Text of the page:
Kota Bharu is a famous stop-over for travelers who are visiting the Perhentian Islands because of its unique attractions. It is the capital of the Kelantan State, and is located near Thailand. You can walk around the place to visit museums, the most popular of which is the Royal Museum, which features photographs and artifacts of the state’s royal family. Other tourist attractions in the city include the Museum of Royal Traditions and Ceremonies, Buddhist temples and other historic mosques.

Life in Kota Bharu revolves around the bustling marketplaces, with Central Market as the largest. It is surrounded by busy streets, coffee shops, old trishaws, and food stands. Its cuisine features many influences from Chinese, Indian, and Thai dishes. Although Kota Bahru is an Islamic city, there are a few bars and restaurants that serve beer.


Malaysian Borneo

If you haven't decided where to go in Malaysia, make Malaysian Borneo one of your destinations. It is the worlds's 3rd largest island, which is teeming with abundant wildlife. Its natural wonders include the lush green rainforests, which you can easily reach from the mainland. Explore the best diving sites in the world, try the canopy walks in the rainforests and take a peek at the habitat of endangered orangutans in Malaysian Borneo.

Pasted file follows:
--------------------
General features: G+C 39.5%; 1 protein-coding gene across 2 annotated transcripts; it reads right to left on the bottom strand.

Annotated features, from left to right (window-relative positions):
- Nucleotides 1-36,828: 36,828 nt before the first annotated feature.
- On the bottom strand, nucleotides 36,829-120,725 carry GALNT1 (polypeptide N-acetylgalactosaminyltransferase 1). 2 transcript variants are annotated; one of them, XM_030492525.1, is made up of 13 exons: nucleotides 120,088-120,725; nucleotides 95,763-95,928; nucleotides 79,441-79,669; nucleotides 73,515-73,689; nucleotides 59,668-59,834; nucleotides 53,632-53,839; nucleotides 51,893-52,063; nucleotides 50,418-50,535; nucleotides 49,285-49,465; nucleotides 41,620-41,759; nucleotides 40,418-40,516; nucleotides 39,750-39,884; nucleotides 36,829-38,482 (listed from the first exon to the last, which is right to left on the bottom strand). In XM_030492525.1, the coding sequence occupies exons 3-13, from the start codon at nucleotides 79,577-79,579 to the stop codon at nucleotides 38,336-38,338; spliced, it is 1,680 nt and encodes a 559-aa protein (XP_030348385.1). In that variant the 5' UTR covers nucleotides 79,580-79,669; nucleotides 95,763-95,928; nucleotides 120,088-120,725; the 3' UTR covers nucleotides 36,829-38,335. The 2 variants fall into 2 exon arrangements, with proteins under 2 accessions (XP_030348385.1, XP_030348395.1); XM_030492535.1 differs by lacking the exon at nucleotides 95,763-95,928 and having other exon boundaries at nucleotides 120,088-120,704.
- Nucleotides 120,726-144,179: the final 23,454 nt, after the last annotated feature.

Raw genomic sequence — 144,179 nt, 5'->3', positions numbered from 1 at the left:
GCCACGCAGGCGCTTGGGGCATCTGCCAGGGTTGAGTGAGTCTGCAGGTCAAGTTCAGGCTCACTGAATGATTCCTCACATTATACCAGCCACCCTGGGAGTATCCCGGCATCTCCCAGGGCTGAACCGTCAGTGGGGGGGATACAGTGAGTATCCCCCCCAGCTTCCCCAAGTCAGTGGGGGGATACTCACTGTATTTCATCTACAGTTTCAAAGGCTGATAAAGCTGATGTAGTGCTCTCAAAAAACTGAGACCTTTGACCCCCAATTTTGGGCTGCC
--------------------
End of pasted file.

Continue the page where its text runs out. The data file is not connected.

Selangor is Malaysia's most developed state that leads up to Kuala Lumpur's urban sprawl. Popular tourist attractions here include the National Zoo, the Formula One racetrack, an indoor snow park and other large theme parks. Selangor is also known for its shopping malls and the First World Hotel, which was once the largest hotel in the world. The nearby Genting Highlands is Malaysia's Vegas found atop a mountain.

The famous Hindu shrine called Batu Caves are also a main attraction for large crowds, as well as the fireflies found in the riverside of Kuala Selangor.


Perhentian Islands

The Perhentian Islands are a haven for budget travelers and backpackers who love snorkeling, diving and partying at night. Perhentian Kecil is the smaller of two islands, which is known for its fine sand, while Perhentian Besar is the bigger island, which caters to families and resort people who are willing to spend a little more to enjoy blue waters away from the crowds. Availability of accommodations in the Perhentian Islands is extremely seasonal, and it may be difficult to find one in July, compared to the winter months.